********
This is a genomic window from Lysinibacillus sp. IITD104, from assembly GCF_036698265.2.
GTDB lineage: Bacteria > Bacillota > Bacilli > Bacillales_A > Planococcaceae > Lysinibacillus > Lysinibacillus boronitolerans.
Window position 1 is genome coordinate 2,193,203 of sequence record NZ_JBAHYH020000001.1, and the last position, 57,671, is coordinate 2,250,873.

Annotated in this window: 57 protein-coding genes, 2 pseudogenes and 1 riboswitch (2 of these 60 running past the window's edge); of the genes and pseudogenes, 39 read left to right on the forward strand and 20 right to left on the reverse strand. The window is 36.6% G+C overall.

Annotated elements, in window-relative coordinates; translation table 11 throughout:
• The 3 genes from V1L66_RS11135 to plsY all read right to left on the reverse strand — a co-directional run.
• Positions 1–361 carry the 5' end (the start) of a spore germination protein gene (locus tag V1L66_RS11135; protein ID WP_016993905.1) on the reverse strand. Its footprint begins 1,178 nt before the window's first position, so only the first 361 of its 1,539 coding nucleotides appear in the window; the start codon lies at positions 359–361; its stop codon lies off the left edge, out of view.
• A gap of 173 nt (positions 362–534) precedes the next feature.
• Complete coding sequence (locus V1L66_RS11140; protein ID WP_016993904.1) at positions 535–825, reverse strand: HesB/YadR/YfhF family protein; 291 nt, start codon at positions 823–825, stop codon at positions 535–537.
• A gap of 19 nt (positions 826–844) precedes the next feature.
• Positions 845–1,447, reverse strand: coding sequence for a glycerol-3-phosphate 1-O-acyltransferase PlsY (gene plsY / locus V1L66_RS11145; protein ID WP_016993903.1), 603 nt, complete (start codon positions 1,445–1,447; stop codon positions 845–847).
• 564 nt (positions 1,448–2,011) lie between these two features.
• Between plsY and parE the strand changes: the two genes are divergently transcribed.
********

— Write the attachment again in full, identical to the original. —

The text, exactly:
This is a genomic window from Lysinibacillus sp. IITD104, from assembly GCF_036698265.2.
GTDB lineage: Bacteria > Bacillota > Bacilli > Bacillales_A > Planococcaceae > Lysinibacillus > Lysinibacillus boronitolerans.
Window position 1 is genome coordinate 2,193,203 of sequence record NZ_JBAHYH020000001.1, and the last position, 57,671, is coordinate 2,250,873.

Annotated in this window: 57 protein-coding genes, 2 pseudogenes and 1 riboswitch (2 of these 60 running past the window's edge); of the genes and pseudogenes, 39 read left to right on the forward strand and 20 right to left on the reverse strand. The window is 36.6% G+C overall.

Annotated elements, in window-relative coordinates; translation table 11 throughout:
• The 3 genes from V1L66_RS11135 to plsY all read right to left on the reverse strand — a co-directional run.
• Positions 1–361 carry the 5' end (the start) of a spore germination protein gene (locus tag V1L66_RS11135; protein ID WP_016993905.1) on the reverse strand. Its footprint begins 1,178 nt before the window's first position, so only the first 361 of its 1,539 coding nucleotides appear in the window; the start codon lies at positions 359–361; its stop codon lies off the left edge, out of view.
• A gap of 173 nt (positions 362–534) precedes the next feature.
• Complete coding sequence (locus V1L66_RS11140; protein ID WP_016993904.1) at positions 535–825, reverse strand: HesB/YadR/YfhF family protein; 291 nt, start codon at positions 823–825, stop codon at positions 535–537.
• A gap of 19 nt (positions 826–844) precedes the next feature.
• Positions 845–1,447, reverse strand: coding sequence for a glycerol-3-phosphate 1-O-acyltransferase PlsY (gene plsY / locus V1L66_RS11145; protein ID WP_016993903.1), 603 nt, complete (start codon positions 1,445–1,447; stop codon positions 845–847).
• 564 nt (positions 1,448–2,011) lie between these two features.
• Between plsY and parE the strand changes: the two genes are divergently transcribed.